Al Gore in discussions with Clive Palmer

Federal Member for Fairfax

Media release

CANBERRA: Former United States Vice President Al Gore has flown to Canberra tonight to meet with Clive Palmer at Parliament House.

The federal leader of the Palmer United Party and Member for Fairfax, Clive Palmer, said following talks with Vice-President Gore at federal parliament today, he had convinced him to consider a number of issues currently before the Australian parliament.

“Al Gore is a Nobel laureate and had some important points to make,” Mr Palmer said.

“Vice-President Gore is a great leader and he has certainly convinced me of the need for the whole world to work together.

“The world is constantly changing and our ability to adapt to change and to keep an open mind on issues which affect all of us is what really matters. United States President Barrack Obama has recently shown great leadership on this issue.”

Mr Palmer said the Palmer United Party, which will hold the balance of power from July 1, will move amendments to the carbon tax repeal bill to insert provisions to ensure the full savings power companies receive under a repeal are handed on to everyday Australians.

“True to our promises to the Australian people at the last election, Palmer United Party senators will vote in the Senate to abolish the carbon tax,” he said.

“In doing so, our senators will move an amendment to ensure the removal of the carbon tax requires all producers of energy in this country to be required by law to pass on to all consumers of energy the savings they will enjoy from the repeal of the carbon tax.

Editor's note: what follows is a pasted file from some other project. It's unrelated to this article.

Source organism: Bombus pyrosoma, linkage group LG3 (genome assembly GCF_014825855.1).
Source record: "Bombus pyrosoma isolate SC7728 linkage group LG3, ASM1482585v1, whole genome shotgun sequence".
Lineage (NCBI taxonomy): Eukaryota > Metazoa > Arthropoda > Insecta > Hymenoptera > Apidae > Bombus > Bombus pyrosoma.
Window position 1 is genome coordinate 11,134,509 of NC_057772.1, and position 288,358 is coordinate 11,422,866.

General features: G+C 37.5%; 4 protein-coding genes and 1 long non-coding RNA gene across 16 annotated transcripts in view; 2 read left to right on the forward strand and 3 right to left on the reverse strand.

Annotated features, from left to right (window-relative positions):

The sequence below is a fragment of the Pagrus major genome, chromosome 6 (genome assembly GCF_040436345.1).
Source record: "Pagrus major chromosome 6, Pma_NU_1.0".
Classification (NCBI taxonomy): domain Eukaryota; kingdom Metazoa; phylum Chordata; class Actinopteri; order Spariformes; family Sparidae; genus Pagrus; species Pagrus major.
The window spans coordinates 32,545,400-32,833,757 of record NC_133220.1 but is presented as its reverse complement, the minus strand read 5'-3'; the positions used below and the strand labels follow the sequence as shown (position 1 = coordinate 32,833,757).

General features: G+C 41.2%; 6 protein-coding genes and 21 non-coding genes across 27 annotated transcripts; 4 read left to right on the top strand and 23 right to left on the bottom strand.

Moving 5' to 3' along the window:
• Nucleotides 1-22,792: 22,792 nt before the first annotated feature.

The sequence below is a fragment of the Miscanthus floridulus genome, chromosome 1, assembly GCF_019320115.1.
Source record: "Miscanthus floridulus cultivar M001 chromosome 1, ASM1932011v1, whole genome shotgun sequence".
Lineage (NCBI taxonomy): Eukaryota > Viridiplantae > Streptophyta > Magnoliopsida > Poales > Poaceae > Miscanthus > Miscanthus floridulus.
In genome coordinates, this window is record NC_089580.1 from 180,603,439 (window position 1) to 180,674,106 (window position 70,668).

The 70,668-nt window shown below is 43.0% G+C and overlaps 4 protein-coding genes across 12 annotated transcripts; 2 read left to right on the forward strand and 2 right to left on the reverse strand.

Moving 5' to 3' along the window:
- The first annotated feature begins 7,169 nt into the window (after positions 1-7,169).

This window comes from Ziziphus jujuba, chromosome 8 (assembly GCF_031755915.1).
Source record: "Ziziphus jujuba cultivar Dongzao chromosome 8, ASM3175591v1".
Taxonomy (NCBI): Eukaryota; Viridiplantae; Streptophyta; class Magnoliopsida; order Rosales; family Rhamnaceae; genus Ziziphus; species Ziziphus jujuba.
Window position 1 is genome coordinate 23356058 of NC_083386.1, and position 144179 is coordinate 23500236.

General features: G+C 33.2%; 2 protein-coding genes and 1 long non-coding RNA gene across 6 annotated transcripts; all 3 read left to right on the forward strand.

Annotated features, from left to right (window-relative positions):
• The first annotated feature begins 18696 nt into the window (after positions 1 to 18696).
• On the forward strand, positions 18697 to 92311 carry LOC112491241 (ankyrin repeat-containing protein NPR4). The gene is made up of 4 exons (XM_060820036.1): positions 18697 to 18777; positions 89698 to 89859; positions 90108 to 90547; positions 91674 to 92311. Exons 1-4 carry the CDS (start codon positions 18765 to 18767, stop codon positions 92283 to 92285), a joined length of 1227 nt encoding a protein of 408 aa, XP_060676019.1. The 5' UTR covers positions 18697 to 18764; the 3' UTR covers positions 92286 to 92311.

“This action by our senators will make Australian industries more competitive and the lives of our people more manageable.”

Mr Palmer said the Coalition government’s response to climate change is, as Prime Minister Tony Abbott has outlined, to tackle the problem with Direct Action.

“Direct Action is a waste of money at a time when families, pensioners, young Australians, stay at home mums, single parents and our indigenous communities are facing unfair measures in the Budget,” he said.

“In understanding climate change, we must remain ever vigilant and be aware of how Australia as part of the international community is doing and, more importantly, what the global community can do together to make the lives of all those who inhabit the world more secure.

“In voting against the abolition of the Climate Change authority, Palmer United Party senators will move an amendment to provide for the establishment, by Parliament, of an Emissions Trading Scheme (ETS), which will only become effective once Australia’s main trading partners also take action to establish such a scheme.

“This is designed to establish and encourage a fair global scheme quickly.

“So this measure cannot be defined as a financial measure, this scheme will have a carbon price zero rated.

“The government and the parliament of the day have the ability to set the financial parameters of the scheme based on the action of our leading trading partners such as China, the United States, the European Union, Japan and Korea.

“We need to ensure the jobs and enterprises of all Australians will not be disadvantaged. Australia will respond in like terms.”

Mr Palmer said Palmer United senators will also vote against the abolition of the Clean Energy Finance Corporation (CEFC).

“When in opposition the Abbott-led coalition at the time promised the Australian people prior to the last election that Australia would retain its Renewable Energy Target (RET),” he said.

“Now he seeks to break this promise. We will therefore not support any change to the RET before 2016 – after the next election.

“There is more than $15 billion in the renewable energy investment pipeline, which will be at risk, along with the associated 18,400 jobs if the RET is dismantled.”